An effective and atmospheric backcountry horror film has a family who worships something in a pit that heals them when they are ill but which also requires human sacrifices. Chad Crawford Kinkle writes and directs a very atmospheric and unusual horror film. There is some violence, but primarily it is a dark mood piece with some poetry.
Rating: +2 (-4 to +4) or 7/10.
SPOILER WARNING: The premise of the film unwinds very slowly. It takes a while for it to reveal all I say below.
From the opening titles of ‘Jug Face’, we know we are in good hands. Under those titles we see pictures of a backwoods community rendered in what looks like chalk folk-art. There is also a picture of what we will come to know as ‘The Pit’. The pictures are cryptic, but raise just the right questions for the viewer. They also introduce the audience to the mood of ‘Jug Face’ and mood and atmosphere are most of what this film is about.
‘Jug Face’ is a kind of horror film we do not get much of any more. There is a little action, but the film is much more situation than it is conflict. There is a minimum of special effects. Writer/director Chad Crawford Kinkle takes the time to develop his characters and gets a rich tone from setting. That setting is the back woods someplace, possibly Appalachia or the Ozarks. This is Moonshine country. Ada (Lauren Ashley Carter) is frightened, not by the apparent supernatural going on around her, but by the natural. She fears she is pregnant. Her life was bad enough with her parents arranging her marriage to a repellent local boy. But worse the guy who has been hitting on her, the father of her possible child, is her older brother. This may be a problem that The Pit cannot fix. She can expect no help from a domineering and less than supportive mother (Sean Young) who treats Ada little better than an animal. Ada is so desperate for an escape from her problems that she may try to get help from The Pit.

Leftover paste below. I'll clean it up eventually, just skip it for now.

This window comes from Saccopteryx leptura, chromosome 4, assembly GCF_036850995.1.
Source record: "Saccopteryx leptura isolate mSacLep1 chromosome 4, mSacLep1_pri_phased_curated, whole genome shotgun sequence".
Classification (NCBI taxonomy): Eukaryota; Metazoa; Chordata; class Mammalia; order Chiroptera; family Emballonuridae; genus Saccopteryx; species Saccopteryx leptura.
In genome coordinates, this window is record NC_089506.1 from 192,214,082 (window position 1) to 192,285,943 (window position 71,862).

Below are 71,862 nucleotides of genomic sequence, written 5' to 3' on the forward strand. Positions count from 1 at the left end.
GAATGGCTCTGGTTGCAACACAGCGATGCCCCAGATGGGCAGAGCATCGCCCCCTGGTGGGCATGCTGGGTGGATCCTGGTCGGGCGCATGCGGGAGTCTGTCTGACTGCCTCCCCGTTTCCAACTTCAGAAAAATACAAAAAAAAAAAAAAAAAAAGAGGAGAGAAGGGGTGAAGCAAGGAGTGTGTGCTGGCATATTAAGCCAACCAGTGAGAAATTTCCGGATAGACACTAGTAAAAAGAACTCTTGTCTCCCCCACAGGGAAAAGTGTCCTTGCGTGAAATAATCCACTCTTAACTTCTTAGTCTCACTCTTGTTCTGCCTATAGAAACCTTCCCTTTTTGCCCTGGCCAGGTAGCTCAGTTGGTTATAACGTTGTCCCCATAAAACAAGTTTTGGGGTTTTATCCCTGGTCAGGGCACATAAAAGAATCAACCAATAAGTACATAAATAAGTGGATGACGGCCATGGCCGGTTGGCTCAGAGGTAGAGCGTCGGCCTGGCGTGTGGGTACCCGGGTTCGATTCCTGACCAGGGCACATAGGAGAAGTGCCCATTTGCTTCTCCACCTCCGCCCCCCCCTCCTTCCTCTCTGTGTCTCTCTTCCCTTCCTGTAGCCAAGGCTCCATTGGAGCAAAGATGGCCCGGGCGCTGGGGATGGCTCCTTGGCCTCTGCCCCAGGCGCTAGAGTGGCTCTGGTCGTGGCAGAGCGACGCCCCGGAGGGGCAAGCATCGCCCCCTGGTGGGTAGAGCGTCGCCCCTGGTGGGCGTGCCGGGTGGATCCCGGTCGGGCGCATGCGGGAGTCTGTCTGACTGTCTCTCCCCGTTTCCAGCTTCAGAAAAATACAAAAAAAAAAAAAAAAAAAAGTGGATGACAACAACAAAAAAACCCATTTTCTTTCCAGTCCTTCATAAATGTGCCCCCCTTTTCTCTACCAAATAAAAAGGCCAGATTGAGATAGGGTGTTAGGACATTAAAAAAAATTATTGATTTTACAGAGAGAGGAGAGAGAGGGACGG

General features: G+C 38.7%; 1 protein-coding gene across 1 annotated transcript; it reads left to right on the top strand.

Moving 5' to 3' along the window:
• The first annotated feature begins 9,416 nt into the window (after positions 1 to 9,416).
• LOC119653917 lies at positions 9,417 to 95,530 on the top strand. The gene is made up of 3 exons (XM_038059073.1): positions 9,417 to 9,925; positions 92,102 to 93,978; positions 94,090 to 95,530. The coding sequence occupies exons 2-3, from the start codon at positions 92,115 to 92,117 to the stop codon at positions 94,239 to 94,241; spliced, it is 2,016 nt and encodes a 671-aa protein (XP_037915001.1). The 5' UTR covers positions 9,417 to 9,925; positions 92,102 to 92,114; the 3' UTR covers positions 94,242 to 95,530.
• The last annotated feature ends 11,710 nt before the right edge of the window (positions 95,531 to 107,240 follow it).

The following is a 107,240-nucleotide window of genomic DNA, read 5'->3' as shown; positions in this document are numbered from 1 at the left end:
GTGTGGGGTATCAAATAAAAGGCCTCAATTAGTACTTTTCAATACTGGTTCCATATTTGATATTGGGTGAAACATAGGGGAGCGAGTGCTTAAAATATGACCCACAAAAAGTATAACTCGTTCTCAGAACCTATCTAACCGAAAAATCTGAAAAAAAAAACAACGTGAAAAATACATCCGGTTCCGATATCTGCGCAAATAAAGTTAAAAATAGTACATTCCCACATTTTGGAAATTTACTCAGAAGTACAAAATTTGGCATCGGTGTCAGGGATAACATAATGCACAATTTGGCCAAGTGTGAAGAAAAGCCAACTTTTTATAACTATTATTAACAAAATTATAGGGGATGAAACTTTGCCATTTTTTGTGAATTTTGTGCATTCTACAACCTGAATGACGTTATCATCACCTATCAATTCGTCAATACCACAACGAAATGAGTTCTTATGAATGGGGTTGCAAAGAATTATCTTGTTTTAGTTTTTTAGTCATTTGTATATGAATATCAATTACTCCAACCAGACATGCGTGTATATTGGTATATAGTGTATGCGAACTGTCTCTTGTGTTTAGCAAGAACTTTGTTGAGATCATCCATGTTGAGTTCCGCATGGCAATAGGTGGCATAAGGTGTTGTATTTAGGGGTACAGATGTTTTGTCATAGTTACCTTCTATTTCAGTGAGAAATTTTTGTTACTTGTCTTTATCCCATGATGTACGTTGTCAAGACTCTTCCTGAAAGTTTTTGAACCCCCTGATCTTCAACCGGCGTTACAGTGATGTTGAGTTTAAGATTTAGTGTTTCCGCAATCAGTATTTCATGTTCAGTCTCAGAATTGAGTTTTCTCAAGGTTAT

What is The Pit? We cannot be really sure. It is a large hole in the ground in which something may live. Either The Pit or what lives in it has the power to heal the sick and to protect the community but it exacts a heavy price in return. It requires blood sacrifices from the people that it helps. The Pit has its own peculiar way of telling the locals who is the next sacrifice, from which we get the title.
Ada’s father is played Larry Fessenden. That name may be unfamiliar to some readers. Fessenden makes horror films that are short on budget, certainly short on special effects, but long on character, atmosphere, and setting. His films include ‘Wendigo’ and ‘Last Winter’. In ‘Jug Face’, he is credited only with acting, but the film owes much to his style. The other casting surprise is Sean Young who epitomized the 1940’s Joan Crawford chic look in ‘Blade Runner’. A little older and heavier, here she is a dead opposite as Ada’s mother.
Kinkle uses lush forest sounds and Chris Heinrich’s cinematography to give a naturalistic hinterlands feel. This might be the same region where Debra Granik’s ‘Winter’s Bone’ was set. The feeling of isolation just adds to the atmosphere. This is a place where a new pagan religion might be founded with nobody in the outside world noticing.
In lesser hands, the plot could have been ludicrous. Instead, we have a very unusual exercise in Southern Gothic that transforms an absurd plot into dark and poetic horror territory. I rate ‘Jug Face’ a +2 on the -4 to +4 scale or 7/10.
Mark R. Leeper
(c) 2013 Mark R. Leeper